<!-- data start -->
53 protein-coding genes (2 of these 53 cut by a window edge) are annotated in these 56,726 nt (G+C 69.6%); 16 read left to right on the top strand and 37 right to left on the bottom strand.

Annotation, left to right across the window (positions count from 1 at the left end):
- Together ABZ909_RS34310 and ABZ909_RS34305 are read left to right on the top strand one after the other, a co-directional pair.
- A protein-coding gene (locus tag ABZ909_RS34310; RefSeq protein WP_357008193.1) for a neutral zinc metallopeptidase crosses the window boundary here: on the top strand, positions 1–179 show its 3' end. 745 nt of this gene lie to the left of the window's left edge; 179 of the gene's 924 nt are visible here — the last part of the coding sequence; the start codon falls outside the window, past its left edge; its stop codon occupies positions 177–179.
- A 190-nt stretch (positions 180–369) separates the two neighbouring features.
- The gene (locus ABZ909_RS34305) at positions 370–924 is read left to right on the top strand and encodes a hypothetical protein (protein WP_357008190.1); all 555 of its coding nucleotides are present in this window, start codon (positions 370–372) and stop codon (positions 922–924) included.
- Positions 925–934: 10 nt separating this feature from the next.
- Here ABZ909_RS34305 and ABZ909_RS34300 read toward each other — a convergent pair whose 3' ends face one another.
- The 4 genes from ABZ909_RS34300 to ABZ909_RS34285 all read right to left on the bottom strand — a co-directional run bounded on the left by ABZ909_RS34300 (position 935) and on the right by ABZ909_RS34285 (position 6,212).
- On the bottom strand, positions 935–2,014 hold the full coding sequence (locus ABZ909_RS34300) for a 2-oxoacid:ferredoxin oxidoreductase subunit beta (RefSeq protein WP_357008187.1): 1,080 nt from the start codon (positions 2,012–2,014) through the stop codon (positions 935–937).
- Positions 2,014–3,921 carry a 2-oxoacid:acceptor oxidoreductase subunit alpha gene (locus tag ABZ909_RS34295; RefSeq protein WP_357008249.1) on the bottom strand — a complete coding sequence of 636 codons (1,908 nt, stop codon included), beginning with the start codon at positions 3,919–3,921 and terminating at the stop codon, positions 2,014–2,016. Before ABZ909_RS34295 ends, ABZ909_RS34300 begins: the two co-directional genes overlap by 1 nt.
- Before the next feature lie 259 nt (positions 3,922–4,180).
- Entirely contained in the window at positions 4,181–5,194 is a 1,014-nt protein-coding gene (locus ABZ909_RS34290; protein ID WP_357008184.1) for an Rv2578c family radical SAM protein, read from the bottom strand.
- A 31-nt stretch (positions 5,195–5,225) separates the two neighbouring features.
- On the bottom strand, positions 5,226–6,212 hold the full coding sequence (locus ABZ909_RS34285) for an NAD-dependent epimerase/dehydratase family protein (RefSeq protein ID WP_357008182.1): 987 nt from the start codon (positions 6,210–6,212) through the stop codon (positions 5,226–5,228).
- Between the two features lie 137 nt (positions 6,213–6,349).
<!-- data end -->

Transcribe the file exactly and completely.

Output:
53 protein-coding genes (2 of these 53 cut by a window edge) are annotated in these 56,726 nt (G+C 69.6%); 16 read left to right on the top strand and 37 right to left on the bottom strand.

Annotation, left to right across the window (positions count from 1 at the left end):
- Together ABZ909_RS34310 and ABZ909_RS34305 are read left to right on the top strand one after the other, a co-directional pair.
- A protein-coding gene (locus tag ABZ909_RS34310; RefSeq protein WP_357008193.1) for a neutral zinc metallopeptidase crosses the window boundary here: on the top strand, positions 1–179 show its 3' end. 745 nt of this gene lie to the left of the window's left edge; 179 of the gene's 924 nt are visible here — the last part of the coding sequence; the start codon falls outside the window, past its left edge; its stop codon occupies positions 177–179.
- A 190-nt stretch (positions 180–369) separates the two neighbouring features.
- The gene (locus ABZ909_RS34305) at positions 370–924 is read left to right on the top strand and encodes a hypothetical protein (protein WP_357008190.1); all 555 of its coding nucleotides are present in this window, start codon (positions 370–372) and stop codon (positions 922–924) included.
- Positions 925–934: 10 nt separating this feature from the next.
- Here ABZ909_RS34305 and ABZ909_RS34300 read toward each other — a convergent pair whose 3' ends face one another.
- The 4 genes from ABZ909_RS34300 to ABZ909_RS34285 all read right to left on the bottom strand — a co-directional run bounded on the left by ABZ909_RS34300 (position 935) and on the right by ABZ909_RS34285 (position 6,212).
- On the bottom strand, positions 935–2,014 hold the full coding sequence (locus ABZ909_RS34300) for a 2-oxoacid:ferredoxin oxidoreductase subunit beta (RefSeq protein WP_357008187.1): 1,080 nt from the start codon (positions 2,012–2,014) through the stop codon (positions 935–937).
- Positions 2,014–3,921 carry a 2-oxoacid:acceptor oxidoreductase subunit alpha gene (locus tag ABZ909_RS34295; RefSeq protein WP_357008249.1) on the bottom strand — a complete coding sequence of 636 codons (1,908 nt, stop codon included), beginning with the start codon at positions 3,919–3,921 and terminating at the stop codon, positions 2,014–2,016. Before ABZ909_RS34295 ends, ABZ909_RS34300 begins: the two co-directional genes overlap by 1 nt.
- Before the next feature lie 259 nt (positions 3,922–4,180).
- Entirely contained in the window at positions 4,181–5,194 is a 1,014-nt protein-coding gene (locus ABZ909_RS34290; protein ID WP_357008184.1) for an Rv2578c family radical SAM protein, read from the bottom strand.
- A 31-nt stretch (positions 5,195–5,225) separates the two neighbouring features.
- On the bottom strand, positions 5,226–6,212 hold the full coding sequence (locus ABZ909_RS34285) for an NAD-dependent epimerase/dehydratase family protein (RefSeq protein ID WP_357008182.1): 987 nt from the start codon (positions 6,210–6,212) through the stop codon (positions 5,226–5,228).
- Between the two features lie 137 nt (positions 6,213–6,349).